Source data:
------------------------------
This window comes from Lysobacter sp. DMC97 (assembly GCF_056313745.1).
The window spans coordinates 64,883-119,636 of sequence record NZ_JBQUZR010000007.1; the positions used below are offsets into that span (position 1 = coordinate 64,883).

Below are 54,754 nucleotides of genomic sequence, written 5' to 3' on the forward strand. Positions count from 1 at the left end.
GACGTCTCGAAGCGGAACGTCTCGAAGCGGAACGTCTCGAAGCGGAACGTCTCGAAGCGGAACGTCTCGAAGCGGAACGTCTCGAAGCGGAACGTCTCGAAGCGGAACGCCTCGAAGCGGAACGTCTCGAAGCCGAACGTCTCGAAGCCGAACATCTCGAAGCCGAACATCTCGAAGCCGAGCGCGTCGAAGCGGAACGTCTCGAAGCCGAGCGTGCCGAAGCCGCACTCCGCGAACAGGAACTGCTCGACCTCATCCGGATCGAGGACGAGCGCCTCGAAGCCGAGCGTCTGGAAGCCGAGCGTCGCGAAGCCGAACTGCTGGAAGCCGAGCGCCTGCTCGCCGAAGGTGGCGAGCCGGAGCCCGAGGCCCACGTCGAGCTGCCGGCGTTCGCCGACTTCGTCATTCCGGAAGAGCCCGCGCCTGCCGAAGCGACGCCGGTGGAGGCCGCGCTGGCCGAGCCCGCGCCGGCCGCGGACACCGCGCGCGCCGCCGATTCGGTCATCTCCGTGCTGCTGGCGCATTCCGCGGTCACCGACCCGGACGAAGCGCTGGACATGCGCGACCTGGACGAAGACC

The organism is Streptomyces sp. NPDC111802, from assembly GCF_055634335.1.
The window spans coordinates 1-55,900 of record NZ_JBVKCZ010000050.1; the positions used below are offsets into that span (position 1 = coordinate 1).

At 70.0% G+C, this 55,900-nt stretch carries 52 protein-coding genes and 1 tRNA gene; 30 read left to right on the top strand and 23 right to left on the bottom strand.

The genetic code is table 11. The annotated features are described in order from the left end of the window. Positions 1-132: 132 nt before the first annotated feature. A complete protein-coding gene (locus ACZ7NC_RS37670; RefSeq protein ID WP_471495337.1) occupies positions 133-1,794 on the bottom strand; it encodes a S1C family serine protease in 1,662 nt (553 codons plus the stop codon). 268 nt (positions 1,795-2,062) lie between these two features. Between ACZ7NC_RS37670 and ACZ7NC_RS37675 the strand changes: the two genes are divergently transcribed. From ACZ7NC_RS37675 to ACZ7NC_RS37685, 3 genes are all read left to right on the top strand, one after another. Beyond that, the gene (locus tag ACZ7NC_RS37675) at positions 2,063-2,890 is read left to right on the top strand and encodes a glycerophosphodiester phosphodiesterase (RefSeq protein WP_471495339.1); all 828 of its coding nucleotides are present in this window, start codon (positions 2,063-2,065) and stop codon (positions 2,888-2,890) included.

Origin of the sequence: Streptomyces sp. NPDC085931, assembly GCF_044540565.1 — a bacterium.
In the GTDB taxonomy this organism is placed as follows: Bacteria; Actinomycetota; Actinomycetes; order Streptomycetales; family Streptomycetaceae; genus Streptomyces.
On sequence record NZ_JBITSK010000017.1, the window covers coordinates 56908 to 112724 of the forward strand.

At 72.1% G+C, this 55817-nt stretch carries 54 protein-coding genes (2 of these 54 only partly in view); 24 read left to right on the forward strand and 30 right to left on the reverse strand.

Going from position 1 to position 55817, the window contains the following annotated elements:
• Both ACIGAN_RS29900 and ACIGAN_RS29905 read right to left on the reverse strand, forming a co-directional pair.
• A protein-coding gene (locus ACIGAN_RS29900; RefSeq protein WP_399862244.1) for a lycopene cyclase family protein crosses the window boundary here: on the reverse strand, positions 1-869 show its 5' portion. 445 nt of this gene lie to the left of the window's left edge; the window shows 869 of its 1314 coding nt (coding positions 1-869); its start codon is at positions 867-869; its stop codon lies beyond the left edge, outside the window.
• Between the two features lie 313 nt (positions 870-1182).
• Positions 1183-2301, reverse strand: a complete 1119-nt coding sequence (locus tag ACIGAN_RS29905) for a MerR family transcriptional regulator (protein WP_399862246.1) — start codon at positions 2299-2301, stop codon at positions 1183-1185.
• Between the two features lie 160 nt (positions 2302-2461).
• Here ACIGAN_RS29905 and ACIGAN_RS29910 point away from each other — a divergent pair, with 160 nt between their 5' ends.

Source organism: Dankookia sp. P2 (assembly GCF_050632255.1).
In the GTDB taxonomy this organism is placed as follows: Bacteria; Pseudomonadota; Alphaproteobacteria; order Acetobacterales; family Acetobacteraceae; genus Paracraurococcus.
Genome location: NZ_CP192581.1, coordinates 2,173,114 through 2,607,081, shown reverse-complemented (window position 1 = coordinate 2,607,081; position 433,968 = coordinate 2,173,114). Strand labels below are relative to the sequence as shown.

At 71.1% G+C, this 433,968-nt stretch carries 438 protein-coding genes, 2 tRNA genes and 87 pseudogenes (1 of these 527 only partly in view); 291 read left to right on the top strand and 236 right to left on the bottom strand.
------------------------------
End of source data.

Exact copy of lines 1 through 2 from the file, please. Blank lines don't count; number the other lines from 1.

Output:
This window comes from Lysobacter sp. DMC97 (assembly GCF_056313745.1).
The window spans coordinates 64,883-119,636 of sequence record NZ_JBQUZR010000007.1; the positions used below are offsets into that span (position 1 = coordinate 64,883).